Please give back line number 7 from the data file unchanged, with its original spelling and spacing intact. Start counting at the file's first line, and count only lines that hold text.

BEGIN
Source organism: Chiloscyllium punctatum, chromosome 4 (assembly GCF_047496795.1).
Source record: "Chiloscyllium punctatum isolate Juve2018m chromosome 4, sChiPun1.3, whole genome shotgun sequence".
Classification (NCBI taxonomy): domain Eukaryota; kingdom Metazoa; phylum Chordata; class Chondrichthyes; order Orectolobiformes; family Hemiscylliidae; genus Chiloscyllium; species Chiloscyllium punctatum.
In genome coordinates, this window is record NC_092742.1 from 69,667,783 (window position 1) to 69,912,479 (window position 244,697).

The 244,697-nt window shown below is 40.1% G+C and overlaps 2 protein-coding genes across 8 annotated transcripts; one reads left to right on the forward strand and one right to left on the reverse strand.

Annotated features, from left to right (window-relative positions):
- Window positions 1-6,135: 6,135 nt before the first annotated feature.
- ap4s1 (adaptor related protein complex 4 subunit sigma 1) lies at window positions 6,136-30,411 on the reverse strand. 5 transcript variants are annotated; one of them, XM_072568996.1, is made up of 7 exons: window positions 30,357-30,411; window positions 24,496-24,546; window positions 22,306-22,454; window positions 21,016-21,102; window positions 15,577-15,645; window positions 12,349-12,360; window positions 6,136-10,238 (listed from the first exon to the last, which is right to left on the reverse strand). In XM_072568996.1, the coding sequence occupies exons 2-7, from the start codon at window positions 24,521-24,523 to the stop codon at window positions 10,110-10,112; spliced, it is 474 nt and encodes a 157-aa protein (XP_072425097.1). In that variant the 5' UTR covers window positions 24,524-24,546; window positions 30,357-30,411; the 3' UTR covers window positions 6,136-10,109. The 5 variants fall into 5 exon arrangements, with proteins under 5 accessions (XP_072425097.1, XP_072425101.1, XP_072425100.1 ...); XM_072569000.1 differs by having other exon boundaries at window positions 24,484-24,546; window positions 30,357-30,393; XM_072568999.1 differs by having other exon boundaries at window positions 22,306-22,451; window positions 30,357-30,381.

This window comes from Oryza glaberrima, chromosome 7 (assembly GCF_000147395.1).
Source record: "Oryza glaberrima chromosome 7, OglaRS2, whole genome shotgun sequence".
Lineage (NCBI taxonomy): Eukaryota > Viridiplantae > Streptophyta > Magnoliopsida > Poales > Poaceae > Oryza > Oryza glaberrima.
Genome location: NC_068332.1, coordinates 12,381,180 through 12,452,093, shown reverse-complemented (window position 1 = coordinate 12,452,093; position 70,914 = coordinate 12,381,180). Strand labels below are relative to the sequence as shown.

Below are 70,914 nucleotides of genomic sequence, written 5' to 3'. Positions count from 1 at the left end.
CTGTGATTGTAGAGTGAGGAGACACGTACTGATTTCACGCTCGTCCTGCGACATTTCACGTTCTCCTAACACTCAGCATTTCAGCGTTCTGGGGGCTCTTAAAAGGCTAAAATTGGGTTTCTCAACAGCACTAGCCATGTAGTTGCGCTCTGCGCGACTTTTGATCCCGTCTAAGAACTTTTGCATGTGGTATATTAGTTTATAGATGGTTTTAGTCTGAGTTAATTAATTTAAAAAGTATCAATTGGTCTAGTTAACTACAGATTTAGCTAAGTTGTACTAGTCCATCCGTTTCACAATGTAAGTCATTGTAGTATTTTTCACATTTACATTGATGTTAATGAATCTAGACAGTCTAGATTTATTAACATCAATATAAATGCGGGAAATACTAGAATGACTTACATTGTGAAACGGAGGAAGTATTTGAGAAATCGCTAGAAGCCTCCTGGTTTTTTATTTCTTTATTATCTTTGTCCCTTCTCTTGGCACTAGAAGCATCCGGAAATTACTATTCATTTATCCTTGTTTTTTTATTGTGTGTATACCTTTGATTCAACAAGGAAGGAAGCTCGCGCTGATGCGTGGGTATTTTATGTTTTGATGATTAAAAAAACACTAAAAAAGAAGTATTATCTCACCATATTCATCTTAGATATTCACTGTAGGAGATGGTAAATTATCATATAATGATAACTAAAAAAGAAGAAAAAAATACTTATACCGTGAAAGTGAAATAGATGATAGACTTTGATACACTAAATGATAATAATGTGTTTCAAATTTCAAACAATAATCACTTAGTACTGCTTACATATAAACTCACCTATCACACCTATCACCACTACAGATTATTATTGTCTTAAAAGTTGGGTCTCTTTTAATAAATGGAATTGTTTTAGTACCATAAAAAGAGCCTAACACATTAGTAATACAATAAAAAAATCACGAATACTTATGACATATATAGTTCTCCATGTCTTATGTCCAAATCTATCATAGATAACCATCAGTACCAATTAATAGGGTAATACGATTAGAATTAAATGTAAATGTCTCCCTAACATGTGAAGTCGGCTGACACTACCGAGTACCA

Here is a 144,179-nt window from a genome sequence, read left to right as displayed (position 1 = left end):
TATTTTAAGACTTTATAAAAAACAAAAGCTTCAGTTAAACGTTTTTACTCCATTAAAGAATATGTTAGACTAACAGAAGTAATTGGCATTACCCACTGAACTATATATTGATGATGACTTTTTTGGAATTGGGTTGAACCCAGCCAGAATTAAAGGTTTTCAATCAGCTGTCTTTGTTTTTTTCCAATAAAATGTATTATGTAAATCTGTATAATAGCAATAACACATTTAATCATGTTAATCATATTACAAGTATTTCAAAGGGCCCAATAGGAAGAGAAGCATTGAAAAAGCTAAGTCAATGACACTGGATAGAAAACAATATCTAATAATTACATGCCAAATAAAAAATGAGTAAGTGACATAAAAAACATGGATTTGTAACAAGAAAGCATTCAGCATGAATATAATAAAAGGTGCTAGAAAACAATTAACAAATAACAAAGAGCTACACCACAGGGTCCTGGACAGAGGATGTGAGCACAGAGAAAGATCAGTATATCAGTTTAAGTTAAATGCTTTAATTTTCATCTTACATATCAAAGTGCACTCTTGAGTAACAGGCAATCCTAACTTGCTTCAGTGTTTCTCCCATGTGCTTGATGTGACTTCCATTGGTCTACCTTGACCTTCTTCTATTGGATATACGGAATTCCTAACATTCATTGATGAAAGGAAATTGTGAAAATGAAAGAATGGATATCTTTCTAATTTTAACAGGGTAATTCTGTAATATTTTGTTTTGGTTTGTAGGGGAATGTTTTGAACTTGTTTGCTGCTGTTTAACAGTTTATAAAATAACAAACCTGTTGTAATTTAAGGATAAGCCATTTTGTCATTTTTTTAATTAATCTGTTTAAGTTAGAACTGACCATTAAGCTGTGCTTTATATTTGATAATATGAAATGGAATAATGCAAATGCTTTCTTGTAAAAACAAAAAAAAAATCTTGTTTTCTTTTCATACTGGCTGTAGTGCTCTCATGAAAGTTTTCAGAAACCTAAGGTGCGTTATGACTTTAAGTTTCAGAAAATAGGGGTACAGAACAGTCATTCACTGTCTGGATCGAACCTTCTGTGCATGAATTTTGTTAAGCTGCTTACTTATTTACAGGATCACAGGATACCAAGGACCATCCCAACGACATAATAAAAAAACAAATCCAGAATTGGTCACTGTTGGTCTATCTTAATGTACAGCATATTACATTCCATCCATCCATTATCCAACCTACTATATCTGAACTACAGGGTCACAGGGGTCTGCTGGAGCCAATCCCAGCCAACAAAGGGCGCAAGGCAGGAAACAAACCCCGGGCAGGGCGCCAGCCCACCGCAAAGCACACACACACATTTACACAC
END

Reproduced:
- Window positions 1-6,135: 6,135 nt before the first annotated feature.